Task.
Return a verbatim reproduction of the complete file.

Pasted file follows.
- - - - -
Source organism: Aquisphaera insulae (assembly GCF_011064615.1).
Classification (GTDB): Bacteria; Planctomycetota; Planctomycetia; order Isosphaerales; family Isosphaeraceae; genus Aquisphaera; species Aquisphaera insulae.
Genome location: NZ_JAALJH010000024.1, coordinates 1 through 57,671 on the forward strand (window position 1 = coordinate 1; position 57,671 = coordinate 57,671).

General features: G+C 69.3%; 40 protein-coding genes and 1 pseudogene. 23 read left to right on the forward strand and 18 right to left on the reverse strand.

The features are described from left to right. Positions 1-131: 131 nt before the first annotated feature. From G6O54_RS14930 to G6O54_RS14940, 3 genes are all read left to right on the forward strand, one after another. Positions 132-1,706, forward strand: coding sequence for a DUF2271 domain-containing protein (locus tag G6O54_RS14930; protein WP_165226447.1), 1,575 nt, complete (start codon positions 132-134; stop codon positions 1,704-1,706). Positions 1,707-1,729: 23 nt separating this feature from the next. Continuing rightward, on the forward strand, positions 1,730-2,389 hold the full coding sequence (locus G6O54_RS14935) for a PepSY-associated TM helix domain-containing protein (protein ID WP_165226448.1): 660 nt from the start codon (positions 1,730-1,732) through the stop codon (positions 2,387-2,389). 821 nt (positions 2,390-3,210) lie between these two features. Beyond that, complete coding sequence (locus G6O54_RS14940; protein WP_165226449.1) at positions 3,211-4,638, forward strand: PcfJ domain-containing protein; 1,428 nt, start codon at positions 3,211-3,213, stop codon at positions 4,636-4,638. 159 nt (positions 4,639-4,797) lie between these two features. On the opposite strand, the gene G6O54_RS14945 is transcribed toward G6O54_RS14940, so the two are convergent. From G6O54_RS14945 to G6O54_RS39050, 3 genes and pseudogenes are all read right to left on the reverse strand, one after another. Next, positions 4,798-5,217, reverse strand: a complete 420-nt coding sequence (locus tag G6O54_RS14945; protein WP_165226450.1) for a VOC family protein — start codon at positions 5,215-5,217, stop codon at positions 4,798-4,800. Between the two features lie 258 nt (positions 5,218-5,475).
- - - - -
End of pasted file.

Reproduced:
Source organism: Aquisphaera insulae (assembly GCF_011064615.1).
Classification (GTDB): Bacteria; Planctomycetota; Planctomycetia; order Isosphaerales; family Isosphaeraceae; genus Aquisphaera; species Aquisphaera insulae.
Genome location: NZ_JAALJH010000024.1, coordinates 1 through 57,671 on the forward strand (window position 1 = coordinate 1; position 57,671 = coordinate 57,671).

General features: G+C 69.3%; 40 protein-coding genes and 1 pseudogene. 23 read left to right on the forward strand and 18 right to left on the reverse strand.

The features are described from left to right. Positions 1-131: 131 nt before the first annotated feature. From G6O54_RS14930 to G6O54_RS14940, 3 genes are all read left to right on the forward strand, one after another. Positions 132-1,706, forward strand: coding sequence for a DUF2271 domain-containing protein (locus tag G6O54_RS14930; protein WP_165226447.1), 1,575 nt, complete (start codon positions 132-134; stop codon positions 1,704-1,706). Positions 1,707-1,729: 23 nt separating this feature from the next. Continuing rightward, on the forward strand, positions 1,730-2,389 hold the full coding sequence (locus G6O54_RS14935) for a PepSY-associated TM helix domain-containing protein (protein ID WP_165226448.1): 660 nt from the start codon (positions 1,730-1,732) through the stop codon (positions 2,387-2,389). 821 nt (positions 2,390-3,210) lie between these two features. Beyond that, complete coding sequence (locus G6O54_RS14940; protein WP_165226449.1) at positions 3,211-4,638, forward strand: PcfJ domain-containing protein; 1,428 nt, start codon at positions 3,211-3,213, stop codon at positions 4,636-4,638. 159 nt (positions 4,639-4,797) lie between these two features. On the opposite strand, the gene G6O54_RS14945 is transcribed toward G6O54_RS14940, so the two are convergent. From G6O54_RS14945 to G6O54_RS39050, 3 genes and pseudogenes are all read right to left on the reverse strand, one after another. Next, positions 4,798-5,217, reverse strand: a complete 420-nt coding sequence (locus tag G6O54_RS14945; protein WP_165226450.1) for a VOC family protein — start codon at positions 5,215-5,217, stop codon at positions 4,798-4,800. Between the two features lie 258 nt (positions 5,218-5,475).